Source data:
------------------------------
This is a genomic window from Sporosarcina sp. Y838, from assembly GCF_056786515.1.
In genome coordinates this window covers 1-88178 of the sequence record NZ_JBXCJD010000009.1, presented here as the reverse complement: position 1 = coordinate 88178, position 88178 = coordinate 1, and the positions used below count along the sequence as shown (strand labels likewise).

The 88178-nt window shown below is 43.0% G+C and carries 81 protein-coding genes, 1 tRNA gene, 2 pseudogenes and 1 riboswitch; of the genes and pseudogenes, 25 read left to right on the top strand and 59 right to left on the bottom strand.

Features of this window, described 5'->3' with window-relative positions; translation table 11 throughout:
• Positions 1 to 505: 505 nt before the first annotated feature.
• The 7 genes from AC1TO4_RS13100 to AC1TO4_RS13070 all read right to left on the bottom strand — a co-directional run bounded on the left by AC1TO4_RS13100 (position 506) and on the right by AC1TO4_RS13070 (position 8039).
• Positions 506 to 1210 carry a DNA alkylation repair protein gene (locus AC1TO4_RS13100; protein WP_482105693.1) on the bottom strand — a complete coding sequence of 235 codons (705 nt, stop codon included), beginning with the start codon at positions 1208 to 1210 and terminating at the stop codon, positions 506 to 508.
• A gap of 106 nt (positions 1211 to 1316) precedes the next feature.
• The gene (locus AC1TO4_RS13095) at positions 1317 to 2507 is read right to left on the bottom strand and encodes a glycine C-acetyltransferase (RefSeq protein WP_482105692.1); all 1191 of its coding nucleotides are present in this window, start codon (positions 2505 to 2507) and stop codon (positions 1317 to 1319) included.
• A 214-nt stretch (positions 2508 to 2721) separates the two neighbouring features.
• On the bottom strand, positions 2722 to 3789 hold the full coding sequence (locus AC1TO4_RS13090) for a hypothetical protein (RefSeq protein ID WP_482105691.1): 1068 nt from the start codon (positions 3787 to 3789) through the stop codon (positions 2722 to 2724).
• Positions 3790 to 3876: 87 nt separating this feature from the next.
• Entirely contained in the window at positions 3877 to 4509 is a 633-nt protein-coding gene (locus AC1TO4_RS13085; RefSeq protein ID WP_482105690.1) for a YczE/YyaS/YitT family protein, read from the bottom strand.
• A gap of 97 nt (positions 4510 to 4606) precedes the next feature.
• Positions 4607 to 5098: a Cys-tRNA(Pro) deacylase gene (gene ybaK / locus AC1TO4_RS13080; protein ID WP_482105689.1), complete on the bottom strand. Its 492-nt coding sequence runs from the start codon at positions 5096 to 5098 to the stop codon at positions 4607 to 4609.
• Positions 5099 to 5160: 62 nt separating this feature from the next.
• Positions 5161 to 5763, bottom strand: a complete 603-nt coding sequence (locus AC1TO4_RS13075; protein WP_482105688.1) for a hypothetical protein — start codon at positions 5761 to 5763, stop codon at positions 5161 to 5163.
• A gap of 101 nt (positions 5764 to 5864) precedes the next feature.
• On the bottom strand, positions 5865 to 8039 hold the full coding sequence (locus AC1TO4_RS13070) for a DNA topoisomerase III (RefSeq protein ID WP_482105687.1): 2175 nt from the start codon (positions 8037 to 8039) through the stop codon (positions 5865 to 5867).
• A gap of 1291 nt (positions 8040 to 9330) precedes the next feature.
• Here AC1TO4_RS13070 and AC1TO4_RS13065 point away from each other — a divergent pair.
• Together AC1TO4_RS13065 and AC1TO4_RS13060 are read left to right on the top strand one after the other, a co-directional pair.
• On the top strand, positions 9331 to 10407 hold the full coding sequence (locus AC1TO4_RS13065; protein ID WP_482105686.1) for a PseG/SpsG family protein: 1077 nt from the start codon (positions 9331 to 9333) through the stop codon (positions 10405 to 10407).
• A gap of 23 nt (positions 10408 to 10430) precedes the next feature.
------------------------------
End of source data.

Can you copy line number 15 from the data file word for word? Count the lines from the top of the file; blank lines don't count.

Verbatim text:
• Positions 4607 to 5098: a Cys-tRNA(Pro) deacylase gene (gene ybaK / locus AC1TO4_RS13080; protein ID WP_482105689.1), complete on the bottom strand. Its 492-nt coding sequence runs from the start codon at positions 5096 to 5098 to the stop codon at positions 4607 to 4609.